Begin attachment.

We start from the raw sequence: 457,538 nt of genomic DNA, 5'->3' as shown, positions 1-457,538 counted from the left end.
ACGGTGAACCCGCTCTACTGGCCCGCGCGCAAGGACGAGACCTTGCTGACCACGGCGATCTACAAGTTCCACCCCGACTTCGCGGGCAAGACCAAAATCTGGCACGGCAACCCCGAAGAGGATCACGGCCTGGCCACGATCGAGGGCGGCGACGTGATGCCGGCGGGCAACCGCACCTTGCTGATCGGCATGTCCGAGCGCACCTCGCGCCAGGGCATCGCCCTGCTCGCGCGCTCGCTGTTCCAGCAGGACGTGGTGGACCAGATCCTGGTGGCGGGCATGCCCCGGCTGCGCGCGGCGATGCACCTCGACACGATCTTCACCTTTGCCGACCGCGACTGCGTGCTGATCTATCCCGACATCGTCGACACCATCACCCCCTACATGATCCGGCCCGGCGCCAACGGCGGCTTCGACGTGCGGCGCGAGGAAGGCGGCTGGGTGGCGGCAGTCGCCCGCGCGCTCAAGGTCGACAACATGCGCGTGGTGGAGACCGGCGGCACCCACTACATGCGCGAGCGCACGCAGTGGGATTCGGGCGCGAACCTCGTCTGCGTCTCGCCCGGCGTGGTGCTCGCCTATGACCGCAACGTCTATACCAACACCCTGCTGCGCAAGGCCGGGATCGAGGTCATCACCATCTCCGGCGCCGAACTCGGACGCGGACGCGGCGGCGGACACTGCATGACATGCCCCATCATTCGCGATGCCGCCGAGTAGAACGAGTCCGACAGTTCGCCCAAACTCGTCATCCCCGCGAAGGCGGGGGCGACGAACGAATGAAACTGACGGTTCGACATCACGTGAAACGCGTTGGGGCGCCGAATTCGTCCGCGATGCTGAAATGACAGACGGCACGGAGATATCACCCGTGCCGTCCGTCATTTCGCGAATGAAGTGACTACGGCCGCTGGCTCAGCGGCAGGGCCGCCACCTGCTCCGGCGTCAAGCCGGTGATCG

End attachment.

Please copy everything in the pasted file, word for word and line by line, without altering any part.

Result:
We start from the raw sequence: 457,538 nt of genomic DNA, 5'->3' as shown, positions 1-457,538 counted from the left end.
ACGGTGAACCCGCTCTACTGGCCCGCGCGCAAGGACGAGACCTTGCTGACCACGGCGATCTACAAGTTCCACCCCGACTTCGCGGGCAAGACCAAAATCTGGCACGGCAACCCCGAAGAGGATCACGGCCTGGCCACGATCGAGGGCGGCGACGTGATGCCGGCGGGCAACCGCACCTTGCTGATCGGCATGTCCGAGCGCACCTCGCGCCAGGGCATCGCCCTGCTCGCGCGCTCGCTGTTCCAGCAGGACGTGGTGGACCAGATCCTGGTGGCGGGCATGCCCCGGCTGCGCGCGGCGATGCACCTCGACACGATCTTCACCTTTGCCGACCGCGACTGCGTGCTGATCTATCCCGACATCGTCGACACCATCACCCCCTACATGATCCGGCCCGGCGCCAACGGCGGCTTCGACGTGCGGCGCGAGGAAGGCGGCTGGGTGGCGGCAGTCGCCCGCGCGCTCAAGGTCGACAACATGCGCGTGGTGGAGACCGGCGGCACCCACTACATGCGCGAGCGCACGCAGTGGGATTCGGGCGCGAACCTCGTCTGCGTCTCGCCCGGCGTGGTGCTCGCCTATGACCGCAACGTCTATACCAACACCCTGCTGCGCAAGGCCGGGATCGAGGTCATCACCATCTCCGGCGCCGAACTCGGACGCGGACGCGGCGGCGGACACTGCATGACATGCCCCATCATTCGCGATGCCGCCGAGTAGAACGAGTCCGACAGTTCGCCCAAACTCGTCATCCCCGCGAAGGCGGGGGCGACGAACGAATGAAACTGACGGTTCGACATCACGTGAAACGCGTTGGGGCGCCGAATTCGTCCGCGATGCTGAAATGACAGACGGCACGGAGATATCACCCGTGCCGTCCGTCATTTCGCGAATGAAGTGACTACGGCCGCTGGCTCAGCGGCAGGGCCGCCACCTGCTCCGGCGTCAAGCCGGTGATCG